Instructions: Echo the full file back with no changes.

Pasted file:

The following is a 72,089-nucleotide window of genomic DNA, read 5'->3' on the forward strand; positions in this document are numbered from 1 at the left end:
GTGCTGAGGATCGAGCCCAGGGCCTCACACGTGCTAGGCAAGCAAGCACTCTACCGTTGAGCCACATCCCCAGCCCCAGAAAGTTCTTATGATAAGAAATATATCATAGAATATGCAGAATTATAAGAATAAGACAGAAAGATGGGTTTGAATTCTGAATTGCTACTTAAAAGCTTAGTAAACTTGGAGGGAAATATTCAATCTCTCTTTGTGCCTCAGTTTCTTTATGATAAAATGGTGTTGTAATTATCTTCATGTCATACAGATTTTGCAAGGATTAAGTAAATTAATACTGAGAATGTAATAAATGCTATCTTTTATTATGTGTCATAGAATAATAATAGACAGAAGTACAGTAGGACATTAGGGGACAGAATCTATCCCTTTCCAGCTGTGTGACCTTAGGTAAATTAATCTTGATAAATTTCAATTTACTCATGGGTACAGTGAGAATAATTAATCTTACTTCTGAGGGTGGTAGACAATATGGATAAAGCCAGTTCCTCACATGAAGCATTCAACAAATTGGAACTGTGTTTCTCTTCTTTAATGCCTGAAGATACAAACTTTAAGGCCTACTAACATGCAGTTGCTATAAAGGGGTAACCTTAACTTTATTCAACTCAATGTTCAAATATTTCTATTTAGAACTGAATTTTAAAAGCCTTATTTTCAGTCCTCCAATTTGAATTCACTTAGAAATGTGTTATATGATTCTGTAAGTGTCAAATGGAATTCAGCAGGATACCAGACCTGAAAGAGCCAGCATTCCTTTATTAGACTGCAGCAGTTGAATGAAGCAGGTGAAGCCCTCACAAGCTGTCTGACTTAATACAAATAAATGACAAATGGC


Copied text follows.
The following is a 72,089-nucleotide window of genomic DNA, read 5'->3' on the forward strand; positions in this document are numbered from 1 at the left end:
GTGCTGAGGATCGAGCCCAGGGCCTCACACGTGCTAGGCAAGCAAGCACTCTACCGTTGAGCCACATCCCCAGCCCCAGAAAGTTCTTATGATAAGAAATATATCATAGAATATGCAGAATTATAAGAATAAGACAGAAAGATGGGTTTGAATTCTGAATTGCTACTTAAAAGCTTAGTAAACTTGGAGGGAAATATTCAATCTCTCTTTGTGCCTCAGTTTCTTTATGATAAAATGGTGTTGTAATTATCTTCATGTCATACAGATTTTGCAAGGATTAAGTAAATTAATACTGAGAATGTAATAAATGCTATCTTTTATTATGTGTCATAGAATAATAATAGACAGAAGTACAGTAGGACATTAGGGGACAGAATCTATCCCTTTCCAGCTGTGTGACCTTAGGTAAATTAATCTTGATAAATTTCAATTTACTCATGGGTACAGTGAGAATAATTAATCTTACTTCTGAGGGTGGTAGACAATATGGATAAAGCCAGTTCCTCACATGAAGCATTCAACAAATTGGAACTGTGTTTCTCTTCTTTAATGCCTGAAGATACAAACTTTAAGGCCTACTAACATGCAGTTGCTATAAAGGGGTAACCTTAACTTTATTCAACTCAATGTTCAAATATTTCTATTTAGAACTGAATTTTAAAAGCCTTATTTTCAGTCCTCCAATTTGAATTCACTTAGAAATGTGTTATATGATTCTGTAAGTGTCAAATGGAATTCAGCAGGATACCAGACCTGAAAGAGCCAGCATTCCTTTATTAGACTGCAGCAGTTGAATGAAGCAGGTGAAGCCCTCACAAGCTGTCTGACTTAATACAAATAAATGACAAATGGC